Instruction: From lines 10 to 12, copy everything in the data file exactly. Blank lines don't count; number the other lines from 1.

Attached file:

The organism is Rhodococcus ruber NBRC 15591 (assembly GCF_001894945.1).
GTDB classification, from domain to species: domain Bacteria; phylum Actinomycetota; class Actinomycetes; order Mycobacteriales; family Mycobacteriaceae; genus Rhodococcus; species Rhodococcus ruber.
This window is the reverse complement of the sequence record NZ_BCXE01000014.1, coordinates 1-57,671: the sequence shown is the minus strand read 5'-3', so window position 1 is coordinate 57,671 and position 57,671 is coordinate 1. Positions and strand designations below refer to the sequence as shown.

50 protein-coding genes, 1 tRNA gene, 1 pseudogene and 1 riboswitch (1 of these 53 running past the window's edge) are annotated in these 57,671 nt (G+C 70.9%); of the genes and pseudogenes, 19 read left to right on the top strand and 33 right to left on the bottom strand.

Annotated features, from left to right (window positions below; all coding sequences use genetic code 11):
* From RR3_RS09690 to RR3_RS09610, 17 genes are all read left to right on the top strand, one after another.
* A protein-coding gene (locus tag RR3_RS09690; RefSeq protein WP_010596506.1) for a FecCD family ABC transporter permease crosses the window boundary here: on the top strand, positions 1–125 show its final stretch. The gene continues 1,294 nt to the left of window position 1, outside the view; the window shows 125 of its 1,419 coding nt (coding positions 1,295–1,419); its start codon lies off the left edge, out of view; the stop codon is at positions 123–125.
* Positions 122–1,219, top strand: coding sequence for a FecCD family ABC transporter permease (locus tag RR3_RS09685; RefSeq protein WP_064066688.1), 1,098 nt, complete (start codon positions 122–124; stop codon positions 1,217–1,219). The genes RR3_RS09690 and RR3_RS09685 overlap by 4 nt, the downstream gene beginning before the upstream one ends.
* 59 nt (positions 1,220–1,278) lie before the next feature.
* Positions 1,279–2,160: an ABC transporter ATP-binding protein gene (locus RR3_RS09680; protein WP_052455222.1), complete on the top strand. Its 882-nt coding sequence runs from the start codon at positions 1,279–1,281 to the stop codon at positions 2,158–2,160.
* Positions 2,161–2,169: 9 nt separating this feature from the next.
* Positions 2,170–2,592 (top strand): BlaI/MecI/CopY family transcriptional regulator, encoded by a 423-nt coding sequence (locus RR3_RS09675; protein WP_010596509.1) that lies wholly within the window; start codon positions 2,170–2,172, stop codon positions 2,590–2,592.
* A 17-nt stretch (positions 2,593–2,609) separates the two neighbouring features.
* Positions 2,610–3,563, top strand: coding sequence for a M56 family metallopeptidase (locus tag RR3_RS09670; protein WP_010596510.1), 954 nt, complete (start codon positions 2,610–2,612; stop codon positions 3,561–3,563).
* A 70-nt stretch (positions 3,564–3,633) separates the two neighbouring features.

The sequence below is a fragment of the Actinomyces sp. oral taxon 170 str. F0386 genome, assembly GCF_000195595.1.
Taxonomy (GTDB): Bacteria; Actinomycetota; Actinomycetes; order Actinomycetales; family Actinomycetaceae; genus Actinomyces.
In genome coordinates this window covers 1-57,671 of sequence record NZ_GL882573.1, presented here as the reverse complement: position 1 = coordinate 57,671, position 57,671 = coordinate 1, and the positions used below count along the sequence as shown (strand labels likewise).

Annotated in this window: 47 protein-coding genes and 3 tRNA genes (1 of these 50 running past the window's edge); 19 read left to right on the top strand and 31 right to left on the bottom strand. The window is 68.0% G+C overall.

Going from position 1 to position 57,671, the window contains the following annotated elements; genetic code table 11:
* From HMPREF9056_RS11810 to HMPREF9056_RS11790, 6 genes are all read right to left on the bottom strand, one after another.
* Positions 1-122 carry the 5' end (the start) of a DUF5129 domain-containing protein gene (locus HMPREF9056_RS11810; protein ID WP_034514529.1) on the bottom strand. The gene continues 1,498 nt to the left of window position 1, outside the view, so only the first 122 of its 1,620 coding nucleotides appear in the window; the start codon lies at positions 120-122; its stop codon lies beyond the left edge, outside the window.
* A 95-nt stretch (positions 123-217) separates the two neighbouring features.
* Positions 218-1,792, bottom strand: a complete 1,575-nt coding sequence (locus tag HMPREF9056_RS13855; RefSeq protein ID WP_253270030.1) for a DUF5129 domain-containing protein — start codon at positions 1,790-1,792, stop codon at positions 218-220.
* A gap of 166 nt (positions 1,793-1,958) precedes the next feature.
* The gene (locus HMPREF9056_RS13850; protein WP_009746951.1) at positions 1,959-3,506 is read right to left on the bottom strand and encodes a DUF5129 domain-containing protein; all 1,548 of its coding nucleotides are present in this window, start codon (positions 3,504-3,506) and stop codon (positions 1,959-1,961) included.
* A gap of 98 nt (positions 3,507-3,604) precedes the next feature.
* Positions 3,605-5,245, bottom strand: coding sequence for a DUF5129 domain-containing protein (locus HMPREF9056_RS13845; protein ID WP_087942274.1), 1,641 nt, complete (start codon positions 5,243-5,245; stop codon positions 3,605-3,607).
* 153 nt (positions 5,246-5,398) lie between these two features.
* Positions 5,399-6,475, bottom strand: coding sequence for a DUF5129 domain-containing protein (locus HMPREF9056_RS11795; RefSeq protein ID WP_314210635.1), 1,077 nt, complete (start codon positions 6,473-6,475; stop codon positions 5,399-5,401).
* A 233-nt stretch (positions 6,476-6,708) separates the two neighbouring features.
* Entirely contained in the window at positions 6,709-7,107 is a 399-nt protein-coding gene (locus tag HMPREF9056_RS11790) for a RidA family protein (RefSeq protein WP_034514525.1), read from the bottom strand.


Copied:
* Positions 1,279–2,160: an ABC transporter ATP-binding protein gene (locus RR3_RS09680; protein WP_052455222.1), complete on the top strand. Its 882-nt coding sequence runs from the start codon at positions 1,279–1,281 to the stop codon at positions 2,158–2,160.
* Positions 2,161–2,169: 9 nt separating this feature from the next.
* Positions 2,170–2,592 (top strand): BlaI/MecI/CopY family transcriptional regulator, encoded by a 423-nt coding sequence (locus RR3_RS09675; protein WP_010596509.1) that lies wholly within the window; start codon positions 2,170–2,172, stop codon positions 2,590–2,592.